The Flash #794 is published by DC Comics, written by Jeremy Adams, pencils by Roger Cruz, inks by Cruz and Wellington Diaz, colors by Luis Guerrero, and letters by Rob Leigh. This is part 4 of the One-Minute War. With Wally seemingly dead and Jay mortally wounded, Irey is left protecting the frozen heroes as the grown-ups face disaster.
This story arc has been constant intensity, and The Flash #794 is no different. From the opening page, things are dark and bleak. Taking place immediately where the last issue concluded, Irey faces a villain that the older heroes struggled against, with much more at stake. Adams structures this chapter beautifully. The scenes play in a linear fashion instead of intersecting with one another. This gives each moment in time power and suspense where cutting away may damage that. The theme of family has been pivotal to Adams’ run on The Flash, and still is now. But before there was positivity. Family brings strength and hope, and so many issues have been spent building that unit. But the script also taps into the hurt and pain that happens when a family is torn apart. It’s a hard-hitting part of the comic. The action is still high and energetic, with those glimpses of hope returning with every move.
The characters in this comic are fantastic, with their struggles bringing the best out of them. In the centre is Irey, having to be brave as she is left on her own with her back against the wall. She is superb in this issue, with resilience and real anger against those that threaten her family. But her youth and inexperience lead to a really heartbreaking second act. The script is stunning, not using many words but utilising extremely effective ones instead. It is the smallest word balloons that draw out the most emotions. It isn’t just the young that excel in this part of the story, with the elder statesmen of the Flash Family stepping forward too. Jay is hurt, yet still displays temerity.
The art is brilliant also. The difference in the character design is fascinating, blending sharp angles with curved and gentle lines. This is largely due to the inking, but it completely alters the perception of the art. There is a ferocity to the Fraction, the villains of the book, with pointed armour. In contrast, the heroes tend to have rounder features. The action is unleashed and full of vigour, bringing with it some fun aspects that made me smile. The chaos of the situation is captured well, but it is always easy to see the direction a character is moving or what they have planned.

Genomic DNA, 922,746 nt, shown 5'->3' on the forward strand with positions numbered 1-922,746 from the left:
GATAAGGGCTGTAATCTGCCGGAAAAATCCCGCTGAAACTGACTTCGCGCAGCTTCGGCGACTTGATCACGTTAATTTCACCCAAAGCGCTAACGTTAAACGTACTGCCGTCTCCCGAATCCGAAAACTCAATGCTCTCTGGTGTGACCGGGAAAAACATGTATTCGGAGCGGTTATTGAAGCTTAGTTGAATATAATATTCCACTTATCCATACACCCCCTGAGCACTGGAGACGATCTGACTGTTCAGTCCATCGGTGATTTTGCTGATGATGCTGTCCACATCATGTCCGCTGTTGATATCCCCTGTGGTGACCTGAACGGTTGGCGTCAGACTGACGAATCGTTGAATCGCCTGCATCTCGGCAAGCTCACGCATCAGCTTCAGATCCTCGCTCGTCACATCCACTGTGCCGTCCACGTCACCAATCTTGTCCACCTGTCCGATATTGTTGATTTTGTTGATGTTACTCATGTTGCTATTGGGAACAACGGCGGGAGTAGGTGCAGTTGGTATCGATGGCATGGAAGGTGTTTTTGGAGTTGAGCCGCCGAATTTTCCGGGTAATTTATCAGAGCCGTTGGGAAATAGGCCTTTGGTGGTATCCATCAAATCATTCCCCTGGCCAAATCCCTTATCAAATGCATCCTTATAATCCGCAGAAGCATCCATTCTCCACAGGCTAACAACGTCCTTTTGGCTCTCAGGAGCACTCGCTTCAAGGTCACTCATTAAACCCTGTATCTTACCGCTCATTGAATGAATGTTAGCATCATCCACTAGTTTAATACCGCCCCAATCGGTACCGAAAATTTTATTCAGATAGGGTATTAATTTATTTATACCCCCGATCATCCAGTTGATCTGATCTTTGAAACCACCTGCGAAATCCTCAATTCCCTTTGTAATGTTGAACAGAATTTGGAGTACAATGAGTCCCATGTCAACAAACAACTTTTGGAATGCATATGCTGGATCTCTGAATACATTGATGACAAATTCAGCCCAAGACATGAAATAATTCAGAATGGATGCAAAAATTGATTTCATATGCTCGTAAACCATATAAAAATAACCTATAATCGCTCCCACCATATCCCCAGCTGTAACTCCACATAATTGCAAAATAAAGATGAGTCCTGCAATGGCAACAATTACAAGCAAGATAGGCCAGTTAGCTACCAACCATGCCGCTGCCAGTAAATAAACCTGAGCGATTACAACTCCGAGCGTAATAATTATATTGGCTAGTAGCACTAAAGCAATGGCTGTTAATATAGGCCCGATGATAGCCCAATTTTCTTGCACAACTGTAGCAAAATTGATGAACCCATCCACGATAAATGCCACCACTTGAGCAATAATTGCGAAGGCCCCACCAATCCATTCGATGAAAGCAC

The colors are really fitting for the tone of the book. All of the costumes and science fiction elements of the comic can be bright and vibrant. The Fraction is frequently embossed with blue and purple which generates an inhuman feeling around them. But these characters also spend a lot of time in the shadows and the backgrounds can be presented as sickly and dystopian in their shades. The lettering is terrific aside from one small gripe. Miss Murder’s word balloons do not have a tail, so it appears as a narration context later in the book. And the color choice of a dark green background with white text can make it tricky to read.
The Flash #794 blends the dark and the light. It has those streaks of hope that will always be present in a Flash comic, coming from such strong and unrelenting characters. But there is also a deep sadness to the book that Adams brings that is both gorgeous and devastating. This arc has not shied away from being bold with its story choices and what happens in it, exposing the Flash Family to trauma I was not expecting at the start of the One-Minute War.
The Flash #794 is available where comics are sold.
The Flash #794
The Flash #794 blends the dark and the light. It has those streaks of hope that will always be present in a Flash comic, coming from such strong and unrelenting characters. But there is also a deep sadness to the book that Adams brings that is both gorgeous and devastating.
William is a screenwriter with a love of comics and movies. Once referred to Wuthering Heights as “the one with the Rabbits.”